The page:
• Geelong line at Deer Park, inbound: 12 and 52, or 32. Outbound: 07 and 47, or 27

So if the inbound Geelong train is 3 minutes late, every second hour it’ll delay an inbound Ballarat train. If it’s even later, it’ll delay an outbound Ballarat train as well, thanks to the flat junction.

You’d think they could have figured out better spacing between the Geelong and Ballarat trains. Aside from junction conflicts, Deer Park passengers will have 2-3 trains per hour: either at 12, 15, 52 past the hour, or at 15 and 32. Hmmmmm.

It remains to be seen whether V/Line continues to run their daily game of Mystery Platforms at Southern Cross.


The August 27th timetable for the Frankston line already includes Southland times:

Frankston line timetable showing Southland times

For those wondering about stopping patterns, the full timetable shows peak expresses will still run to/from Cheltenham, not stopping at Southland.

On Sunday afternoon I went and had a quick look at the station. It’s looking good. These views from the top of the shopping centre carpark.

The platforms are looking close to complete. Even some signage is now up.
Southland Station under construction

View looking towards the City. I’m guessing the structure closest the camera is the PSO pod and/or toilets. There seems to be plenty of coverage on the citybound platform; less so on the outbound platform.
Southland Station under construction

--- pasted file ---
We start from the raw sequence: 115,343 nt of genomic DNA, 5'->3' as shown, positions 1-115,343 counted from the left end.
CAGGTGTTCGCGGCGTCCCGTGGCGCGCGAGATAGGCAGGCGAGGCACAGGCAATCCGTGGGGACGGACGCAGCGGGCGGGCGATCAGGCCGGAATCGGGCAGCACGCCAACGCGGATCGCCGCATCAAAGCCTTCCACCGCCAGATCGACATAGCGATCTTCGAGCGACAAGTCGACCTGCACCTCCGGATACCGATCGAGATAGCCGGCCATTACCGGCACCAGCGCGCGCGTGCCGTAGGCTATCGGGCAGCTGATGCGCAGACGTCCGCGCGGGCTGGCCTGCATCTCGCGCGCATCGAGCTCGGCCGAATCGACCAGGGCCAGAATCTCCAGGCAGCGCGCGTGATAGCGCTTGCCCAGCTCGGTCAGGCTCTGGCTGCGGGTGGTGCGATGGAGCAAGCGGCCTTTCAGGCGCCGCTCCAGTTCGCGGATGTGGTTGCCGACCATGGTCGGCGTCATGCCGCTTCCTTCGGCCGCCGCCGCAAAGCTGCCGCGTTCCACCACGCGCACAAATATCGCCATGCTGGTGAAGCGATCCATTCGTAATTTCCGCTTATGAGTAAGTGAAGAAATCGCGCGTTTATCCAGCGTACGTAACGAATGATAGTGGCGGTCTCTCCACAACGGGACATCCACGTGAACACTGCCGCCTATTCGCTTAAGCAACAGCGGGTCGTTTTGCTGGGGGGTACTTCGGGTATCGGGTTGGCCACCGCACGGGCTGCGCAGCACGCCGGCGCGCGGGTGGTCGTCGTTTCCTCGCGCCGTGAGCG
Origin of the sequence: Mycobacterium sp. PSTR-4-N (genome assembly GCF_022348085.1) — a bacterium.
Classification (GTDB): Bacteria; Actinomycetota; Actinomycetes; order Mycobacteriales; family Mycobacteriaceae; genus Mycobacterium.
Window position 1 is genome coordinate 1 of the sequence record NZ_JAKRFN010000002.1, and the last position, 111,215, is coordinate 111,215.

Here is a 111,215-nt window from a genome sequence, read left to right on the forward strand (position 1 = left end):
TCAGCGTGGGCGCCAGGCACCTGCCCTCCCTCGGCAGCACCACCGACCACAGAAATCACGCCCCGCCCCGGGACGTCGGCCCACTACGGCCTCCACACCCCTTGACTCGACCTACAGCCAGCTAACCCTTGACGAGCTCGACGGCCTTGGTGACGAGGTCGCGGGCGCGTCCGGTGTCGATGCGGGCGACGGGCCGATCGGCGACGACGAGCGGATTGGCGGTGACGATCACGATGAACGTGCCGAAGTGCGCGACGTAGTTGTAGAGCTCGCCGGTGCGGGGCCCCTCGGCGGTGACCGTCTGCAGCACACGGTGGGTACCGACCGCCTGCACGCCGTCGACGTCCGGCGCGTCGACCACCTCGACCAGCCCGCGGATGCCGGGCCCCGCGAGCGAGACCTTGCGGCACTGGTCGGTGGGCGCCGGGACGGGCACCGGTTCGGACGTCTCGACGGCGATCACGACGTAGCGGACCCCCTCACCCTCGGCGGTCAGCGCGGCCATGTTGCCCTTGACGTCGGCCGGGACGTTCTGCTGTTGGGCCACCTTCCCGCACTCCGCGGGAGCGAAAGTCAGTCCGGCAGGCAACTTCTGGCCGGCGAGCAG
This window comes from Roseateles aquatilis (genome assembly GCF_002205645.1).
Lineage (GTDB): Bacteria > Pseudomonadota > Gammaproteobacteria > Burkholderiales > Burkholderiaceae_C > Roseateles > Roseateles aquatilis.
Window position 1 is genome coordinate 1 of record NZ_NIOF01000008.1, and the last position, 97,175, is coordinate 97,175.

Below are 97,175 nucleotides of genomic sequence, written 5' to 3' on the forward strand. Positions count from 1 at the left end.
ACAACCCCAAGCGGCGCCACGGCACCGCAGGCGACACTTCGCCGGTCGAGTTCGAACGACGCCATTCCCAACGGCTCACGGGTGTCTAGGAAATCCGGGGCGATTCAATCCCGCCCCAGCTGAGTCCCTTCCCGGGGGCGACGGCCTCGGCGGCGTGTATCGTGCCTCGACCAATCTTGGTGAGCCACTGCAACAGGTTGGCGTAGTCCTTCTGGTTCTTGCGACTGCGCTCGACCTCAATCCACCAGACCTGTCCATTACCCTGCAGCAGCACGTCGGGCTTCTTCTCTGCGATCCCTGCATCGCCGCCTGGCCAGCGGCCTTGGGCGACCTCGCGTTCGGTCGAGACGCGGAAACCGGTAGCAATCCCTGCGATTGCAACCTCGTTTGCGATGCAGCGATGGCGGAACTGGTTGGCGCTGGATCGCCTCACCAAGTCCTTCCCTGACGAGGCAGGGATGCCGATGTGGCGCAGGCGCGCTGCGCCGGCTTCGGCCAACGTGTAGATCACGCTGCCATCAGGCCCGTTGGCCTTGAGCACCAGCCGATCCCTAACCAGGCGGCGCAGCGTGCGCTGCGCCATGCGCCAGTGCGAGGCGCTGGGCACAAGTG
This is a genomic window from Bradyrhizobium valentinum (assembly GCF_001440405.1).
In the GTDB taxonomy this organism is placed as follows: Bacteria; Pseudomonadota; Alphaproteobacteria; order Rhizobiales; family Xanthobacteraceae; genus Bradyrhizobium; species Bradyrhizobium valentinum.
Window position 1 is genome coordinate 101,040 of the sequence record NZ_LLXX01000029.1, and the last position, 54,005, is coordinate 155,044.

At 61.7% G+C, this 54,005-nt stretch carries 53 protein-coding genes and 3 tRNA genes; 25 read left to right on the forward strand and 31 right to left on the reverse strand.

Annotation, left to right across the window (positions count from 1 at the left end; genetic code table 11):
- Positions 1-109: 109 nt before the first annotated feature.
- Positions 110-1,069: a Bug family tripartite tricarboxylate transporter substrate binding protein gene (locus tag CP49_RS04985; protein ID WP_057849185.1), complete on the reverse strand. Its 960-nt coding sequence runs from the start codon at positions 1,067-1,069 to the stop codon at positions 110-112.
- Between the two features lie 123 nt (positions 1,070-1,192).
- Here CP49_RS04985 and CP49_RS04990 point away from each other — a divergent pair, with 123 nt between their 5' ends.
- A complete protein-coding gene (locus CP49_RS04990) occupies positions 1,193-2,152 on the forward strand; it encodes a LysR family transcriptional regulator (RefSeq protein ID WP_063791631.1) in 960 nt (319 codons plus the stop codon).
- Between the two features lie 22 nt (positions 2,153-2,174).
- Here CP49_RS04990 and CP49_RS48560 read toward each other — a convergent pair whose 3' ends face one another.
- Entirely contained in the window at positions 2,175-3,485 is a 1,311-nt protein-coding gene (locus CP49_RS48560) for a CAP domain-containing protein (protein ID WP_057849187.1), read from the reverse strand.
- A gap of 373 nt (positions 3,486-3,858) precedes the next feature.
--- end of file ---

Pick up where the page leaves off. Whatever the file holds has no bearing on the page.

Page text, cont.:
View looking towards Frankston. The southern ends of the platforms (as well as the entire citybound platform) are adjacent to houses, but it appears you won’t be able to see much from the platform. A few better view from the top of the Southland carpark :-/
Southland Station under construction

It’s good to see the pedestrian route through the carpark has been modified recently; it now heads more-or-less directly to the station entrance.
Southland Station - shopping centre car park

I’m not sure you’d say the station looks beautiful. I guess we’ll see what it looks like when it opens.

The station may look close to completion, but that is not to say that it is opening imminently. While the structure looks more and more functional every week, I’m hearing November is the likely opening date, with electrical and signalling works still underway.

I suppose until the station actually opens, the extra minute or two allowed in the timetables will be one less excuse Metro has for train delays.